Friday, 26 June 2015

St. Joseph's: A Home Away From Home

     The majority of my time here in South Africa is spent at the amazing St. Joseph’s Home For Chronically Ill Children. I have always adored kids.  From the day I decided to switch from being pre-law and instead go into medicine to become a pediatrician, I haven’t looked back.  That’s one of the reasons my internship at St. Joseph’s Home (SJH) is so great.  SJH is a wonderful facility for those children who have life-limiting and life-threatening illnesses. Each day that I am at SJH, I encounter kind, considerate and friendly nurses and staff members.  There are so many wonderful children here who are just bubbling with excitement and filled to the brim with joy regardless of their condition. It is honestly such a privilege to be surrounded by them. JHU_Gauri who also works at my site, in her own blog mentioned some great and also heartrending facts about the kids who live at the Home.

                                                      The delightful lobby of St. Joseph's Home      

      St. Joseph’s Home is not only great in the care it provides for so many children, but also in its pioneering of an innovative short-term block therapy program. Founded by German nuns who did not believe in idle hands, SJH focuses not on the disabilities that limit them, but instead, rather on improving the abilities the children do have. A number of the children at the Home were in car accidents and suffer from traumatic brain injuries. A few of these children have been enrolled in the two-week block program in which they can receive speech, occupational and physiotherapy. After the therapy program ends, the facility sends rehab care workers to follow up on the progress of the children.

      !An article about two adorable kids at SJH who were able to successfully progress to the next grade     

      For the last few weeks, I have had the opportunity to shadow these therapists and never once have I found them to be lacking in compassion nor patience with any child, no matter how limited the child’s abilities were (they also certainly had the patience to answer the many questions I asked). It is such a pleasure to see these children who’ve suffered from a stroke or who have cerebral palsy, carry out the fun and creative tasks the therapists set out for them.  Although it is heartbreaking to know what these children have been through, constantly seeing a smile on their faces never fails to cheer me up.  As I watch them successfully complete each task, whether it is pronouncing a word or using their affected hand to throw a ball, I cannot help but to feel inspired by their tenacity to keep on improving.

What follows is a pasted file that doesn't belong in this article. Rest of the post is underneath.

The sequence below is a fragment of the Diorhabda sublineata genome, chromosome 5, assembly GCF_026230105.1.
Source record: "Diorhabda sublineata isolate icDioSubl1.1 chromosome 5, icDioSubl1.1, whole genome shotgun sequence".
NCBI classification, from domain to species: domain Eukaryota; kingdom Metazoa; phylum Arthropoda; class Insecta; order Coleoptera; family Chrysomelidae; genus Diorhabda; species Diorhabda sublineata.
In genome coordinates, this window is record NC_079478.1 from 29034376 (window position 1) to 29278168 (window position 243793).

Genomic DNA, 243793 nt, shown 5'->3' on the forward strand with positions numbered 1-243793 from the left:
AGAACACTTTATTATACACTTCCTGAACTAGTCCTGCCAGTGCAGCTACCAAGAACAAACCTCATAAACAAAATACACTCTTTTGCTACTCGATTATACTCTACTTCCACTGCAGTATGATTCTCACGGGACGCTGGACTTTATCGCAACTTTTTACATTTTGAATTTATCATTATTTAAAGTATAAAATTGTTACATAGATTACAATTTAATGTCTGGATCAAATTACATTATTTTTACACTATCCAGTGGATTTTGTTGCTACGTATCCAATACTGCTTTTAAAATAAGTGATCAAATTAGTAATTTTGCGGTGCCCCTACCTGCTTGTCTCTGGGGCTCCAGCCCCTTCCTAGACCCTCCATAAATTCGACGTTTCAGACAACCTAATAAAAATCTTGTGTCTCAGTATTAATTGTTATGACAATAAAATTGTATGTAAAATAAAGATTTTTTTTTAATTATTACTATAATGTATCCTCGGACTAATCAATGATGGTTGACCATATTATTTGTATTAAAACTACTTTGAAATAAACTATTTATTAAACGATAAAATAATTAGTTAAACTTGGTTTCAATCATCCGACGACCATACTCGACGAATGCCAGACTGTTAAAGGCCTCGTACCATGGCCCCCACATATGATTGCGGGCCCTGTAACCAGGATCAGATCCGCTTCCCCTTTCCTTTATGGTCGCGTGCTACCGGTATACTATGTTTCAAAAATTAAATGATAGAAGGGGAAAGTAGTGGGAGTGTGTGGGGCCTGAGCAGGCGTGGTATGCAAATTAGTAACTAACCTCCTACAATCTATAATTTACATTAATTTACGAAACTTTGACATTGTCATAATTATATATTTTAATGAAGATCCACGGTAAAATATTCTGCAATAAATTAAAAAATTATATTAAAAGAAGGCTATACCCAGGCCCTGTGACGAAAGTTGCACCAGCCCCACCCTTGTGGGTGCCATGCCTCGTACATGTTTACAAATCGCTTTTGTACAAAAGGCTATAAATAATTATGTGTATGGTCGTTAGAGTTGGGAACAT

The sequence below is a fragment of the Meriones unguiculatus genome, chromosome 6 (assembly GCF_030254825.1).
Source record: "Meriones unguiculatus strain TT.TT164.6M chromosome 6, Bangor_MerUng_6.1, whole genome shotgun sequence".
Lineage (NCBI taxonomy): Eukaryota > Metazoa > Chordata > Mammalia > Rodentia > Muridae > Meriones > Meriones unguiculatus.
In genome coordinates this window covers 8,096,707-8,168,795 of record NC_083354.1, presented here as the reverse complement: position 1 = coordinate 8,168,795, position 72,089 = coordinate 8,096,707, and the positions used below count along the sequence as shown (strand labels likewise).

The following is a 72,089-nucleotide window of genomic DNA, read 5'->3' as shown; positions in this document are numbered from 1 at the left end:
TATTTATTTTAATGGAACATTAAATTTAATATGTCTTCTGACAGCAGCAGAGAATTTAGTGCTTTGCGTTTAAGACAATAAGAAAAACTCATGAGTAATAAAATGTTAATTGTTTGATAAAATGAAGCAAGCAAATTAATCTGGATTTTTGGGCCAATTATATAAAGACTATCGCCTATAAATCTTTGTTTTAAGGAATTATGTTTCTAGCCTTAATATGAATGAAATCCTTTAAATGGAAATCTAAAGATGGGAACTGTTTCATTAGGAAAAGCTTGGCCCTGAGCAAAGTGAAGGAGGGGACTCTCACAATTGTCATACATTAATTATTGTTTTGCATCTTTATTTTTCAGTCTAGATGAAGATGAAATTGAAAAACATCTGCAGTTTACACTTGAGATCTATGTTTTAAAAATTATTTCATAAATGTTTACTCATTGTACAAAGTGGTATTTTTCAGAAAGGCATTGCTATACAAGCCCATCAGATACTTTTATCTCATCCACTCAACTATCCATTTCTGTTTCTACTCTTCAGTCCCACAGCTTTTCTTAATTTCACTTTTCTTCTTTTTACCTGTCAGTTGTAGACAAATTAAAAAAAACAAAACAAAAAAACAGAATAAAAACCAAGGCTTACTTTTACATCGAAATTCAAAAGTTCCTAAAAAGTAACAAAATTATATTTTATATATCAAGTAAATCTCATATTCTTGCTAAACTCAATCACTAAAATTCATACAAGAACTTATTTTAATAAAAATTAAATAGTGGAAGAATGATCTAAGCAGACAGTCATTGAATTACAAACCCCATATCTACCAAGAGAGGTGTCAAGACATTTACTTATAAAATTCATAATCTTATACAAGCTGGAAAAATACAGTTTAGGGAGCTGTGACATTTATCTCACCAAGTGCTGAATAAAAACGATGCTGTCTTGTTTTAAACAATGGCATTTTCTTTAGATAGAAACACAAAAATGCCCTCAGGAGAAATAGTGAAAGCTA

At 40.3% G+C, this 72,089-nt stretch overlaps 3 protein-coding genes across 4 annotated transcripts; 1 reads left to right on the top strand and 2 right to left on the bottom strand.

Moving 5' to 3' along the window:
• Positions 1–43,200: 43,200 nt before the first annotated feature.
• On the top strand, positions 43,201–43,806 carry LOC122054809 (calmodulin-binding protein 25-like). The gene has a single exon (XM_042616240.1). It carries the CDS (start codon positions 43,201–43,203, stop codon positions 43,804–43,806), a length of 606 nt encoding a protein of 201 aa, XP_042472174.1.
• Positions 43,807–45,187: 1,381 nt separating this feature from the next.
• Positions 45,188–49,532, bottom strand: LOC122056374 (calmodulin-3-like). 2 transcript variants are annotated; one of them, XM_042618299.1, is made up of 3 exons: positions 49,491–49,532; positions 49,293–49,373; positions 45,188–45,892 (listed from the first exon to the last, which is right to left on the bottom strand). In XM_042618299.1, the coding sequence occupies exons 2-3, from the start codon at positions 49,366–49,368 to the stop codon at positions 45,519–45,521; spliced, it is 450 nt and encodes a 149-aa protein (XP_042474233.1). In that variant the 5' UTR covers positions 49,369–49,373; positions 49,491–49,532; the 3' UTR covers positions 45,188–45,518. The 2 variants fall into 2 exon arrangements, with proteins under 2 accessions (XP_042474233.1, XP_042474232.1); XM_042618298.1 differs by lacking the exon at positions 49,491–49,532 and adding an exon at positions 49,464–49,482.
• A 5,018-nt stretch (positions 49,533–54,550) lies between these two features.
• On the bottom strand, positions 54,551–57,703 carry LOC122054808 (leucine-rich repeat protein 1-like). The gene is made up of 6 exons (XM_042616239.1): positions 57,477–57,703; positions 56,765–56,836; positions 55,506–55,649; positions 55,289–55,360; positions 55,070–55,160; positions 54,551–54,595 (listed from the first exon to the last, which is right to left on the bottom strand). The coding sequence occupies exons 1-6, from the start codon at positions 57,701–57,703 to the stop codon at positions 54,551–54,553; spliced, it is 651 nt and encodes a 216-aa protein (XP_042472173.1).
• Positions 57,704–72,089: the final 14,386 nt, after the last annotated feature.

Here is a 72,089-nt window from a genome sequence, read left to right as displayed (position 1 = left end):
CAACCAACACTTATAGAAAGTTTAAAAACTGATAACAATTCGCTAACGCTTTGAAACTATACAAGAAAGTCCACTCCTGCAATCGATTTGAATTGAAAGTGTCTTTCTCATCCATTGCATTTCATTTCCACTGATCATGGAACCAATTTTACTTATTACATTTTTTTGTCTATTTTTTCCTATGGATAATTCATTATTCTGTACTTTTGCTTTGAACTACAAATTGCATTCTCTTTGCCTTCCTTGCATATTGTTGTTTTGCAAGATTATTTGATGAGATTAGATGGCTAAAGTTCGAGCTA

An amazing child who is doing well at SJH

      Since the block program is only two weeks, the therapists can only do so much before the time is up. Thus, the program requires that parents be an integral part of the process and attend at least four sessions so that when the child is discharged, the parent can continue the exercises. Unfortunately, although improvements are made in the program, many of these children regress in someway after being discharged. This is one of the few times I see the jovial therapists look defeated.  Many of these children come from poverty stricken homes and their families face multiple issues. Many parents have various responsibilities such as having to go to work or caring for their other children and so they cannot give their child the attention he/she needs nor do many of them have the financial means to properly support their disabled child.
       St. Joseph's Home allowed us to do a home visit in order to obtain a firsthand experience of the living situations of these children. In both homes we visited, a common concern was the child’s progress in school. After they are discharged, these children end up going to mainstream schools where there are forty kids to one teacher and so the teacher cannot give the individualized attention the child needs.  Unfortunately, as a consequence, the child ends up falling behind. Transferring the child to a special school can be a long and arduous process and in the mean time the kids continue to have difficulties at their current schools. It is saddening to know that so many of these children regress or fall through the cracks after all the progress they had made at St. Joseph’s Home, especially since with the right care they would have flourished. At the end of my days at the Home, I always wish I could have been more helpful to those children instead of just observing their plight, and I am constantly wondering how I could have made more of an impact in their lives.
       When I am taken away from those thoughts by doing some adventurous activity with the other girls on the trip, like hiking Lion’s Head (where I quickly found out I was not the world’s best hiker) or paragliding, I am able to immerse myself in the beauty of Cape Town. Being thousands of feet in the air and seeing all the beauty below, it is easy to just be in awe of what seems like a perfect surface. However, my time at St. Joseph’s Home has ensured that I will never forget the sad reality for so many children that lies beneath it all.
                                                  !Amazing view from when I went paragliding   

Chantal Clough

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